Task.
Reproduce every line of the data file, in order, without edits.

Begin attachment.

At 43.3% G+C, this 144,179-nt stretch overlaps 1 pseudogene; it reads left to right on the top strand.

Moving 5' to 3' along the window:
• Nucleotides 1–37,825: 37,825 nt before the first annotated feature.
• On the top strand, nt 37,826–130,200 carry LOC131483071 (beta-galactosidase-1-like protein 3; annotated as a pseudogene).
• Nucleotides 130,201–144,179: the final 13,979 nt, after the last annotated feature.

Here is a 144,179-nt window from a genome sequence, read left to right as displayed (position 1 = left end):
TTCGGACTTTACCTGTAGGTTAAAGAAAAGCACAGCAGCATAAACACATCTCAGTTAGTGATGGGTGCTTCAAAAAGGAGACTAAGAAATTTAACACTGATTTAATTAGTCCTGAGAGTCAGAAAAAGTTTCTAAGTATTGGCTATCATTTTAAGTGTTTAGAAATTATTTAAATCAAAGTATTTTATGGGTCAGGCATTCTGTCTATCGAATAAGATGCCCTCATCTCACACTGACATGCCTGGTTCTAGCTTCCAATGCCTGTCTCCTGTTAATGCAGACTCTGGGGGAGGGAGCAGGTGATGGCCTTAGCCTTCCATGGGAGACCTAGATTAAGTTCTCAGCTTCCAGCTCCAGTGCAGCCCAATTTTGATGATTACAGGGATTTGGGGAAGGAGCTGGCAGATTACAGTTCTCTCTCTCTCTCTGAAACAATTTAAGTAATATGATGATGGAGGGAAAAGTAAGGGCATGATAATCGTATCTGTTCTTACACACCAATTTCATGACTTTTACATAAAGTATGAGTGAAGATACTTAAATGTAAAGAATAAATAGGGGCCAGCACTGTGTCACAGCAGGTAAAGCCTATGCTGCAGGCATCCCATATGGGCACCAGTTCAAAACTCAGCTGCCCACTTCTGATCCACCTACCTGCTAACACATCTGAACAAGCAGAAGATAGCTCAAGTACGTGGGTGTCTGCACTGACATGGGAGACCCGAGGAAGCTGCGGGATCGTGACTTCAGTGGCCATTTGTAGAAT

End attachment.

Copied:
At 43.3% G+C, this 144,179-nt stretch overlaps 1 pseudogene; it reads left to right on the top strand.

Moving 5' to 3' along the window:
• Nucleotides 1–37,825: 37,825 nt before the first annotated feature.
• On the top strand, nt 37,826–130,200 carry LOC131483071 (beta-galactosidase-1-like protein 3; annotated as a pseudogene).
• Nucleotides 130,201–144,179: the final 13,979 nt, after the last annotated feature.

Here is a 144,179-nt window from a genome sequence, read left to right as displayed (position 1 = left end):
TTCGGACTTTACCTGTAGGTTAAAGAAAAGCACAGCAGCATAAACACATCTCAGTTAGTGATGGGTGCTTCAAAAAGGAGACTAAGAAATTTAACACTGATTTAATTAGTCCTGAGAGTCAGAAAAAGTTTCTAAGTATTGGCTATCATTTTAAGTGTTTAGAAATTATTTAAATCAAAGTATTTTATGGGTCAGGCATTCTGTCTATCGAATAAGATGCCCTCATCTCACACTGACATGCCTGGTTCTAGCTTCCAATGCCTGTCTCCTGTTAATGCAGACTCTGGGGGAGGGAGCAGGTGATGGCCTTAGCCTTCCATGGGAGACCTAGATTAAGTTCTCAGCTTCCAGCTCCAGTGCAGCCCAATTTTGATGATTACAGGGATTTGGGGAAGGAGCTGGCAGATTACAGTTCTCTCTCTCTCTCTGAAACAATTTAAGTAATATGATGATGGAGGGAAAAGTAAGGGCATGATAATCGTATCTGTTCTTACACACCAATTTCATGACTTTTACATAAAGTATGAGTGAAGATACTTAAATGTAAAGAATAAATAGGGGCCAGCACTGTGTCACAGCAGGTAAAGCCTATGCTGCAGGCATCCCATATGGGCACCAGTTCAAAACTCAGCTGCCCACTTCTGATCCACCTACCTGCTAACACATCTGAACAAGCAGAAGATAGCTCAAGTACGTGGGTGTCTGCACTGACATGGGAGACCCGAGGAAGCTGCGGGATCGTGACTTCAGTGGCCATTTGTAGAAT